'Diamond Planet' Discovered By Researchers At Yale
Get ready to grab your trusty pickaxes, new research led by Yale University indicates the planet last year assumed to have a similar chemical make-up to Earth is likely in fact a diamond planet; home to graphite, diamond and iron rather than water and granite. At least a third of the planet’s mass – the equivalent of three Earth masses – could be solely diamond, according to the study.
But while you might be thinking Planetary Resources are wasting their time in mining nearby asteroids for valuable minerals when they could hop aboard the nearest ship to the planet in question, called 55 Cancri e and seemingly home to untold riches, then think again. That's because the planet in question is located a none-too-reasonable distance of 40 light years from our own fair shores, and is as inhospitable as they come to boot, with an estimated temperature of about 3,900 degrees Fahrenheit. Orbiting at hyper speed – and with a year lasting just 18 hours, compared to our own 365 days – the planet has a radius twice Earth’s and a mass eight times greater, which might account for the fact it’s visible to the naked eye in the constellation of Cancer. Too bad.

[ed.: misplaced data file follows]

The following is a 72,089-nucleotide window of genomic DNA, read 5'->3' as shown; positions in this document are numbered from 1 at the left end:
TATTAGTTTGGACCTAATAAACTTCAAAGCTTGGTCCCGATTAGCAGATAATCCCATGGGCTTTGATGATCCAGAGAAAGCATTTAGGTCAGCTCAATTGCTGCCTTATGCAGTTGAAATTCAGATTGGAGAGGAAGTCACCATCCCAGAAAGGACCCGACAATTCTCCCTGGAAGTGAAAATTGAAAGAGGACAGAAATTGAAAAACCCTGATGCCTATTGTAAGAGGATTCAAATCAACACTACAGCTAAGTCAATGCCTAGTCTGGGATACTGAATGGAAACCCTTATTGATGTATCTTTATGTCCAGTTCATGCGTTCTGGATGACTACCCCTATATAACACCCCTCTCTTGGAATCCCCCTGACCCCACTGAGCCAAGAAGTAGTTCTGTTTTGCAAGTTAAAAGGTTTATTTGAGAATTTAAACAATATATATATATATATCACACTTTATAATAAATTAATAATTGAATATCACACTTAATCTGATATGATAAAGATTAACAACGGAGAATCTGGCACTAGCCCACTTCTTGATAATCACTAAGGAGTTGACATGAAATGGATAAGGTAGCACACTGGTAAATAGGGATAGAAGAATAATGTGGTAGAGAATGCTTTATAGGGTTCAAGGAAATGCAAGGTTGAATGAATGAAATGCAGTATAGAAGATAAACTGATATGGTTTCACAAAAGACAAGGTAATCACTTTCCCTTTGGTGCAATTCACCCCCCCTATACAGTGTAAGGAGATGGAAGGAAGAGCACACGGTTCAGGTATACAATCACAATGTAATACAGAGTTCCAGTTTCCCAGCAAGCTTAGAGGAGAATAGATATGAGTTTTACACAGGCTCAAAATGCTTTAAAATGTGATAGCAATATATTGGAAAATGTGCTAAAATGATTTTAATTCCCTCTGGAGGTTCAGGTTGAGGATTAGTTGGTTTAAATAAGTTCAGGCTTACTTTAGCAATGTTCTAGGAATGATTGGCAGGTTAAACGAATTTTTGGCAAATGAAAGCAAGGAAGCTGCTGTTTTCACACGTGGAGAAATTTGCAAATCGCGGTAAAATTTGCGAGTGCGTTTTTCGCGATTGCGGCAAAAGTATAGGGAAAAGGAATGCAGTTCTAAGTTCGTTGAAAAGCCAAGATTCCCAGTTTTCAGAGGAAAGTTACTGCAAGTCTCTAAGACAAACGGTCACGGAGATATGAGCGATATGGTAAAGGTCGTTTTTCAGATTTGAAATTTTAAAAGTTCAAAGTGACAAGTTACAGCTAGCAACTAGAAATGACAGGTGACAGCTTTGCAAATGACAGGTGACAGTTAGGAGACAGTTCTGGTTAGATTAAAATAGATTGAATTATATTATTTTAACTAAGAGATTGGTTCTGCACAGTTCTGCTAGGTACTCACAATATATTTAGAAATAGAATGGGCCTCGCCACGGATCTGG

The planet was first observed last year, where astronomers were able to measure its radius and estimate its mass. The researchers then proceeded to take a stab at the planet’s composition in “using models of its interior and by computing all possible combinations of elements and compounds that would yield those specific characteristics.”